Hinduism: conceptions of God
Hinduism is one of the most ancient religions of the world. It teaches that there is one Supreme Absolute Reality, Ultimate Truth as such. It is Eternal Being, the essence of Existence. It alone is self-existent, nothing else can or does exist apart from This. The name which Hindus have given to the Supreme is Brahman. Brahman is One Absolute Reality from which all existence arises, and in which it persists and ultimately dissolves away. All of existent reality is included in that undivided unity of Being. All derives its existence, its limited and contingent reality, as some infinitesimal, transient embodiment of that which is in essence only God.
The infinite Brahman is beyond comprehension, beyond understanding. But when That manifests as God or Supreme Being, then we can know it, we can speak of the attributes, qualities and characteristics of God. God can come to us as savior, or benefactor, or judge of righteousness, or teacher. God may manifest as the beloved of our heart, the creator of universes, the preserver of all things. We give different names to each of these manifest forms of God. But all names of God, in whatever religion, merely refer to the same one Supreme, as That is understood by particular people at a particular time and place. There is only one God, people call him by different names.
God is both without form and with form, nirguna and saguna. God transcends all that we can ever know or comprehend, and yet God is profoundly immanent in everything we know. God alone exists of his own power and choosing; all else exists from God, in God, through God. Just as the individual spirit inhabits and controls its body, so God inhabits the universe. Just as the spirit is more than the body but expresses itself through each cell of the body, so God exists independent of the universe but manifests in every thing and being of the universe. Thus everything reflects the presence of God and must be honored and respected as an aspect of God.
The Supreme Reality is unknowable, imperceptible, incomprehensible. But all existence is a manifestation of that Reality; everything reflects some aspect of that Reality. The unseen is reflected in the observable world; the unqualified manifests in the infinite qualities and characteristics of the universe. The universe has come from God, yet it adds nothing to God nor takes anything away from God by its existence.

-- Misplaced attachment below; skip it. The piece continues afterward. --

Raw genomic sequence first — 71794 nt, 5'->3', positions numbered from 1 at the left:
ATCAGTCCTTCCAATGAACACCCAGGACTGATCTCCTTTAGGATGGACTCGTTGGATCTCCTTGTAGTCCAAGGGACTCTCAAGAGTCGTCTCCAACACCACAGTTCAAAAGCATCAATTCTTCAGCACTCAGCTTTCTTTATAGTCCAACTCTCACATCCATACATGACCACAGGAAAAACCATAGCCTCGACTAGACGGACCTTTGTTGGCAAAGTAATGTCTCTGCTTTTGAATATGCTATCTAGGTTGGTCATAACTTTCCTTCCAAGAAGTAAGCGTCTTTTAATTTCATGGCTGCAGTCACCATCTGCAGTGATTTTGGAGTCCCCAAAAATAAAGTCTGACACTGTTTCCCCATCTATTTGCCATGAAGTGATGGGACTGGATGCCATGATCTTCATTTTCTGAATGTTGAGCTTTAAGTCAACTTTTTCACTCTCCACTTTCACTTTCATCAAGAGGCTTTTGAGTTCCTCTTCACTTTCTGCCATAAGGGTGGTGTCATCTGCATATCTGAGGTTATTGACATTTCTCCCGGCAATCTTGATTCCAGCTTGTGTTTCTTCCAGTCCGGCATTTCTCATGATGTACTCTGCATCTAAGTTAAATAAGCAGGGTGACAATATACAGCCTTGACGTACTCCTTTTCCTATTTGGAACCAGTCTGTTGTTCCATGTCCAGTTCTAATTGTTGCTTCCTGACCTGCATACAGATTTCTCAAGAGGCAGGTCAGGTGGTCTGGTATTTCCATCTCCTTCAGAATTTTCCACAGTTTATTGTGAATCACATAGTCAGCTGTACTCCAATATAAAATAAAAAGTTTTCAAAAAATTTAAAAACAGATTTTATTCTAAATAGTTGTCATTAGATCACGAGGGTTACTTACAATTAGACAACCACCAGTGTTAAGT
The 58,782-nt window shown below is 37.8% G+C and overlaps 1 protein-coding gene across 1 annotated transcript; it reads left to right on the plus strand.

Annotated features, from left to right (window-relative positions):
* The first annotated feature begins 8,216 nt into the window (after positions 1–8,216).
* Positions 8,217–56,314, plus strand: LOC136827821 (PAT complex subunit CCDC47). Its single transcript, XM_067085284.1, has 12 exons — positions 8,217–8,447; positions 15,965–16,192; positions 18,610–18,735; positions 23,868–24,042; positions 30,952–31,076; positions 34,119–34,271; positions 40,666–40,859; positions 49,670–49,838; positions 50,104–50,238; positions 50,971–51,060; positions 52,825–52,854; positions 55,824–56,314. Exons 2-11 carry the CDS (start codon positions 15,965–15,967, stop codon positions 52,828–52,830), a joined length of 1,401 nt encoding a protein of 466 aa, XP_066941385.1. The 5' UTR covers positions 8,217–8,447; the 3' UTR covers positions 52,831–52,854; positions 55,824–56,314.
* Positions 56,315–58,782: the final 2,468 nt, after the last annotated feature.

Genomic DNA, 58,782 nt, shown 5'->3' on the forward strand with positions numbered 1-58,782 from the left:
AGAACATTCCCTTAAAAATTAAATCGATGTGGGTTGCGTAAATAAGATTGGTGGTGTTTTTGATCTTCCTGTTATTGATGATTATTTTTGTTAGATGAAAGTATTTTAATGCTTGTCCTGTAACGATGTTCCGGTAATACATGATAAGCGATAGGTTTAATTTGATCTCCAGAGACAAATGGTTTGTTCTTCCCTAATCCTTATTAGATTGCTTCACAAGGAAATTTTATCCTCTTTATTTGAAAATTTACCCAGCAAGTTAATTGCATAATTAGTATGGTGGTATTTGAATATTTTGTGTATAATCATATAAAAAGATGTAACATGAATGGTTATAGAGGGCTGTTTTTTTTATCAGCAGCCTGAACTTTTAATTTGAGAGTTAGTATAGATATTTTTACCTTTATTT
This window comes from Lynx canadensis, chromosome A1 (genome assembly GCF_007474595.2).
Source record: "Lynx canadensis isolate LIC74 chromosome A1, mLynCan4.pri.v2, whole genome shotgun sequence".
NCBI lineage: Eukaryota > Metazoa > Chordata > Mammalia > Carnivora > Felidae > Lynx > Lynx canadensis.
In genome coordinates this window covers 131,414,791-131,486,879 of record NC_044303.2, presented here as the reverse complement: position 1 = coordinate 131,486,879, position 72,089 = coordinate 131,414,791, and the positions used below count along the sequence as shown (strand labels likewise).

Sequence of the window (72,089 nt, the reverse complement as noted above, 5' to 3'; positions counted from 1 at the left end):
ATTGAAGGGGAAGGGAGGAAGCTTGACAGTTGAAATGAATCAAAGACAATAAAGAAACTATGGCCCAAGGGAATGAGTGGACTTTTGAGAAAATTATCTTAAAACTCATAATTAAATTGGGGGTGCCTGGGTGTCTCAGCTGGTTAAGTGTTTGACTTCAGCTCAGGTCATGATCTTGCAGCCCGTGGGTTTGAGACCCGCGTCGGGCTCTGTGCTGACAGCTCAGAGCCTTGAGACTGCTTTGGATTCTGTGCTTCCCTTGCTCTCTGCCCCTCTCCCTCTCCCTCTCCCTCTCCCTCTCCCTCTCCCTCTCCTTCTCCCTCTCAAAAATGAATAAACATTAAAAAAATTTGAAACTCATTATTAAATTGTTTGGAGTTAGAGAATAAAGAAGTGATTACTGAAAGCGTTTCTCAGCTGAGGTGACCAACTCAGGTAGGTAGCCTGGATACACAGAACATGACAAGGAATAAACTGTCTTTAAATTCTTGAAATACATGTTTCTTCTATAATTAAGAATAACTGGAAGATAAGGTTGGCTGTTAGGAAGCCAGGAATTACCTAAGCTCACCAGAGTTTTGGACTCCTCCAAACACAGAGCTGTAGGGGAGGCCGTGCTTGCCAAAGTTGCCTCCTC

The long history and innumerable cultures, languages and peoples of our humanity have generated an infinite number of perceptions and names of God. Hinduism tells us that these are all, indeed, One. The one eternal Supreme from whom all comes forth, in whom all exist, is the living center of every thing and being, the object of all worship, the source and goal of every religious devotion.
Hinduism itself comprises innumerable religious traditions. Some say that the one supreme Reality has manifested as Shiva, others say That has manifested as Vishnu. Within these sub-traditions there may be hundreds of other names that are used for Shiva or Vishnu. But every god and goddess is considered as nothing but the manifestation of some aspect of the One Supreme.
God is the formless supreme, yet through the ages of the universe God has taken on material form in order to lead all beings to righteousness and destroy evil in the world. God enters the world in physical form as avatar, or incarnation. Christians believe in one incarnation of God. Hindus believe that God returns again and again to guide those who seek Truth and to invest the universe with the light of Reality.
Some of the most treasured incarnations of God are Krishna, the eternal Beloved of all hearts and Rama the righteous King. Lord Shiva is the Supreme Preceptor, the Perfect Ascetic, and is named Nataraja who dances the unmanifest formless Reality into manifest form. And, because God is infinite, including all things, That absolute perfection who is God may also manifest as woman in the divine form as Shakti, the primal power of God; Saraswati, wisdom personified, and Lakshmi the divine mother.
We are not alone; God is ever-present in every moment of our lives, in every movement and activity of every particle of the universe. God is the beloved of every soul, and the lover of all souls. God is the loving mother, the dynamically involved father. In fact, in order to meet each one in the form through which they will most fully experience the divine Reality, God manifests in many different ways.
The ultimate unmanifest Reality manifests as the supreme Lord, according to any and every name we can imagine to call him. The Supreme Lord manifests again and again as Avatar in human form. And God also accepts the invitation of his lovers who create exquisite images to symbolically represent the innumerable divine qualities of the Supreme; God lovingly inhabits the images for all who adore him-her there with unqualified love. It is our love to which God responds by becoming present in the visible forms we create from our deep love of God’s beauty and wonder. And God resides deep within every heart as the Antaryamin, the indwelling form of God closer to us than our own breath. God is infinite and beyond comprehension and yet profoundly and intimately personal. Each one can come to God as “my God” in the form most precious to our heart. Istadevata means “my God,” the deeply personal form of God who eternally speaks in the core of our being.